The author of this enigmatic hookline full of loving and longing, is Aloe Blacc, rapper, academic, musician, singer, and poet all at once. His lyrics are reminiscent of the socio-critical style of Marvin Gaye, and his music makes handmade Soul and Funk socially acceptable again. In the next weeks Carhartt will present the first big European tour of the soul music newcomer from the Stones Throw Records family. Together with his band The Grand Scheme, Aloe Blacc will perform his brand new album, Good Things, for the first time on stage. Before he hits the stage we talked to the L.A. native about his background, his vision, and his philosophy of music with a message.
Hello Aloe. As an introduction, can you tell us a little bit about yourself?
Aloe Blacc: I am a first generation American. My parents are from Panama and I grew up in Southern California where I became very involved in Hip Hop music at a young age. My parents played a lot of music in the home, so I was also exposed to Salsa, Reggae, Calypso, and other Caribbean styles. I played trumpet in the school band, but became an MC in high school and stopped playing for a while. When I went to university, I continued to make music with DJ Exile releasing Emanon projects, but academics was my priority. When I graduated, I went to work in corporate America as a business consultant, but they let me go after a couple of years so I decided to do music full time.
But you’ve been recording music and other projects besides Emanon for a very long time?
Aloe Blacc: Yes. I have been writing lyrics since I was nine years old and I have been recording music since I was in high school at around age 15 when I started Emanon with DJ Exile. Since then, I have recorded many songs. Recently, I completed a few unreleased projects in different genres. One project is sort of Indierock, another is experimental acapella, and then there is another Emanon album on the way with Exile called Birds Eye view. I’ve got an album called Change Your Mind and another called Raining Bullets that will likely come out in the future as well, unless I give the songs to other artists.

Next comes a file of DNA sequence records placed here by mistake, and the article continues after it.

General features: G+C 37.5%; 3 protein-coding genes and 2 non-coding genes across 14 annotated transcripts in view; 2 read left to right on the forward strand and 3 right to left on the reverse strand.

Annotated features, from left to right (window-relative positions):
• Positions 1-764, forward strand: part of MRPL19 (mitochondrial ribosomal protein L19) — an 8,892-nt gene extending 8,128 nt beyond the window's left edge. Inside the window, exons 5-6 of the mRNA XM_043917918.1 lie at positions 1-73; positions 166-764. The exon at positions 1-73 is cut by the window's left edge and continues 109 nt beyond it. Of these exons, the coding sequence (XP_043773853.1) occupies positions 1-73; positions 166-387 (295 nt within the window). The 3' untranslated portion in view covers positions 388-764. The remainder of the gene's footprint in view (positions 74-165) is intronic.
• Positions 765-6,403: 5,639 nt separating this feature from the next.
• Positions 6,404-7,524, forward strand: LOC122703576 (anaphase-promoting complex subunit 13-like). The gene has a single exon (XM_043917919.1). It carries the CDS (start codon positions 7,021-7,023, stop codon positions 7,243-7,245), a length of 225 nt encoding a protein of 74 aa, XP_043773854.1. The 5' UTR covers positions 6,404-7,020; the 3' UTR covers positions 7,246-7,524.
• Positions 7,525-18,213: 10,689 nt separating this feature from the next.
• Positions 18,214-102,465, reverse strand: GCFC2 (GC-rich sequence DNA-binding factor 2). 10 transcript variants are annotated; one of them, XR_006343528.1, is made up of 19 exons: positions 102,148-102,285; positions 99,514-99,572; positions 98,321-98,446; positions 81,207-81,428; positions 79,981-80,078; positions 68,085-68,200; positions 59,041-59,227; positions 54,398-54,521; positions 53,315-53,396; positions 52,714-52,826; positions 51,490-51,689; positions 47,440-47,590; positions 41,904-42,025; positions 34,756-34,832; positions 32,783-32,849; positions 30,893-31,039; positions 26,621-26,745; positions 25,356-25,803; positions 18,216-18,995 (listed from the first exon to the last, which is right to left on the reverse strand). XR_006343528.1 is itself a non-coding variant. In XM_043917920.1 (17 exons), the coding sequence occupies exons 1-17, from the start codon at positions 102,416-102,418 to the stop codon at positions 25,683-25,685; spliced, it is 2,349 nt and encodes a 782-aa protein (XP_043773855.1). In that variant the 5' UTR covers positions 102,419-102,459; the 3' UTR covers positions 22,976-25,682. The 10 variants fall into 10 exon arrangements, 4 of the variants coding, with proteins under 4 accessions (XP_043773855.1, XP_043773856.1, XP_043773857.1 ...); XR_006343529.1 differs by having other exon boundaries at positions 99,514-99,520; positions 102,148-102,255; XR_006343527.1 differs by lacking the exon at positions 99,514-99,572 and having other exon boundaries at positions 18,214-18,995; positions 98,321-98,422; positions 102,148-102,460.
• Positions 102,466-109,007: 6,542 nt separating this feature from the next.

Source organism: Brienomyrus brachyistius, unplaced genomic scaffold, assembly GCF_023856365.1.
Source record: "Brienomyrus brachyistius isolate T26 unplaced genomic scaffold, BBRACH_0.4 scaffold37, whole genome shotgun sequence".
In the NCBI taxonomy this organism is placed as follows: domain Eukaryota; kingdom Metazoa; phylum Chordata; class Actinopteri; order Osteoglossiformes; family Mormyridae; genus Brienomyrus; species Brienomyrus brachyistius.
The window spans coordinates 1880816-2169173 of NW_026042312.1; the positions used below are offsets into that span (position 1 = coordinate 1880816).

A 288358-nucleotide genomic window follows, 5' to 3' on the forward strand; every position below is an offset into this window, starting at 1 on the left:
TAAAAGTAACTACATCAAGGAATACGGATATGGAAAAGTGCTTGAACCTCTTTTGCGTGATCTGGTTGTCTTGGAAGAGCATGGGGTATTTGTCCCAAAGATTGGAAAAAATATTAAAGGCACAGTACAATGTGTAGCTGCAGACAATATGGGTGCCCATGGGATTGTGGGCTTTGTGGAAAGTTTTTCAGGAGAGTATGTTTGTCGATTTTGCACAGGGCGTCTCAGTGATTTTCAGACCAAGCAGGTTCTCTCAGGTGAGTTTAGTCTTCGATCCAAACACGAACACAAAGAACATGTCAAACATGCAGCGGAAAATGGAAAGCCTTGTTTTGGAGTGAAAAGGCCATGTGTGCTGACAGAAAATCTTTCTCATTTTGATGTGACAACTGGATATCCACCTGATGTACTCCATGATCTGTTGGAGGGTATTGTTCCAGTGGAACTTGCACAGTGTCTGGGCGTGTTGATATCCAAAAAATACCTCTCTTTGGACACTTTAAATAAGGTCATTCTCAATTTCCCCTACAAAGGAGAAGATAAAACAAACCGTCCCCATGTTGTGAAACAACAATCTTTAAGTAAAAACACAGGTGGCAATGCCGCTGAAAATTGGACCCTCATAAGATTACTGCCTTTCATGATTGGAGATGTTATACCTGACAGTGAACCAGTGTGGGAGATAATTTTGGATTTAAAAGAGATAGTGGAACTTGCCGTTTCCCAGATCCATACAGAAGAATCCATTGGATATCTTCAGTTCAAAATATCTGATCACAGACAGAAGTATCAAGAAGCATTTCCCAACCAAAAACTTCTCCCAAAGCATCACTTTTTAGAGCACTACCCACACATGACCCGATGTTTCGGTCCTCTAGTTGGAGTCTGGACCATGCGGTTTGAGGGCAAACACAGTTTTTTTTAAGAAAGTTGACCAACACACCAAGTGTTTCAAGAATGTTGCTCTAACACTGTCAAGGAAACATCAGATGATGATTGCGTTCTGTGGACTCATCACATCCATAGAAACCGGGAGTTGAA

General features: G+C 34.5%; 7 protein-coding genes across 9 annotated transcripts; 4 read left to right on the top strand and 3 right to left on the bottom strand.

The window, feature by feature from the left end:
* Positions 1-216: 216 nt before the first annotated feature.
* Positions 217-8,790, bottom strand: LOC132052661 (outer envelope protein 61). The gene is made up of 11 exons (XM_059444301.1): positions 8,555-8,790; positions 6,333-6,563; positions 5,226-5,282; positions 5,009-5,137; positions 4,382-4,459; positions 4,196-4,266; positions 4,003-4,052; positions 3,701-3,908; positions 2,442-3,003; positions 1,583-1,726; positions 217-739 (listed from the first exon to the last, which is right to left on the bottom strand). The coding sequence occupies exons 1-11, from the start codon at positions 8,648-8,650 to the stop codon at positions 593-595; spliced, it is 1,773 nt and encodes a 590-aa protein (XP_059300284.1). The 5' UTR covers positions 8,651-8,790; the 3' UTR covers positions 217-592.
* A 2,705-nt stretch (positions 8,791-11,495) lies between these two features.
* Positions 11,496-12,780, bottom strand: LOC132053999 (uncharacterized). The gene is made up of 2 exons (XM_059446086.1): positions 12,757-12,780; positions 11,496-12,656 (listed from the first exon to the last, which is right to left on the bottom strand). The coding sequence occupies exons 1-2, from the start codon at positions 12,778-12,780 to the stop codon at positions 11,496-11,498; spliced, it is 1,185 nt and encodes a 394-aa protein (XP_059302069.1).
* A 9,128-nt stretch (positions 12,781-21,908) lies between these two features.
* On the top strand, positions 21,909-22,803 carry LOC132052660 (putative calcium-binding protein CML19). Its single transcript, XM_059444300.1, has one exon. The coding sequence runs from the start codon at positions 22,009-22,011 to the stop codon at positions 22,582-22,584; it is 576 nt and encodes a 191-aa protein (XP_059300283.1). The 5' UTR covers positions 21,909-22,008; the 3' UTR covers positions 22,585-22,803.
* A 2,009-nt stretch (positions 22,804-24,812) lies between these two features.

Where do you get your inspiration?
Aloe Blacc: I am inspired by many things in life. Sometimes I base my songs on real life experiences or on imagined events that I create. Sometimes I listen to other music and make songs as a response to songs that I like or dislike. My creativity is always flowing and it often happens that I write songs on the airplane or while driving. There is something about motion, like when I am walking or jogging, that helps me create new ideas. I make every song that comes to mind and then I filter them for different projects depending on the genre.
Can you name us some artists that have a main influence on your work?
Many of your songs deal with modern controversy and social issues. Do you believe that today’s world needs music with a social message?
Aloe Blacc: Music has always dealt with social, political, and controversial issues. I think that the modern music industry is censoring true artists who make important statements with their art. Unfortunately, too many labels want to control what artists do for sales rather than creatively promote and market their artistic output. In turn, artists feel as though they have to make music for the marketplace that will sell, which threatens the integrity of their work. I feel it is the responsibility of anyone with a platform to reach many to be conscious of the power they have and use it wisely and positively. I try to write stories that people can relate to in order to describe our times in my songs. People can appreciate a story because this has been a major method of communication for millennia. I think the sign of our times is that technology has become more important than nature. I think we have forgotten how important our ecology is and that we must respect its balance as we develop new technologies to entertain ourselves, because what we do for fun harms the next generations.